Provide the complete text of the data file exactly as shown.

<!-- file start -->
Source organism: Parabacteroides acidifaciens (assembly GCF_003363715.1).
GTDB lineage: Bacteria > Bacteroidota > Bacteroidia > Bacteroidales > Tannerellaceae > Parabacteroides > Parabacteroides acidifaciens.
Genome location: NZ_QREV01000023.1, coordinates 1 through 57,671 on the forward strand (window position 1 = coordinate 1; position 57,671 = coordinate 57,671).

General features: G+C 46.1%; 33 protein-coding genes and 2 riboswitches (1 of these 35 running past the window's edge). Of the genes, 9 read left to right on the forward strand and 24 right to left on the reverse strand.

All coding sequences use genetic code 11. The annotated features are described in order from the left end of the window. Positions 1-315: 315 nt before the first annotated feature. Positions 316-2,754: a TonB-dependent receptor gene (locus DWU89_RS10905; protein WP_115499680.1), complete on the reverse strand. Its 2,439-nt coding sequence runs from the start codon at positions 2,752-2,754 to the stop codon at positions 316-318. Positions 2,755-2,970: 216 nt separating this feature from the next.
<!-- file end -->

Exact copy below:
Source organism: Parabacteroides acidifaciens (assembly GCF_003363715.1).
GTDB lineage: Bacteria > Bacteroidota > Bacteroidia > Bacteroidales > Tannerellaceae > Parabacteroides > Parabacteroides acidifaciens.
Genome location: NZ_QREV01000023.1, coordinates 1 through 57,671 on the forward strand (window position 1 = coordinate 1; position 57,671 = coordinate 57,671).

General features: G+C 46.1%; 33 protein-coding genes and 2 riboswitches (1 of these 35 running past the window's edge). Of the genes, 9 read left to right on the forward strand and 24 right to left on the reverse strand.

All coding sequences use genetic code 11. The annotated features are described in order from the left end of the window. Positions 1-315: 315 nt before the first annotated feature. Positions 316-2,754: a TonB-dependent receptor gene (locus DWU89_RS10905; protein WP_115499680.1), complete on the reverse strand. Its 2,439-nt coding sequence runs from the start codon at positions 2,752-2,754 to the stop codon at positions 316-318. Positions 2,755-2,970: 216 nt separating this feature from the next.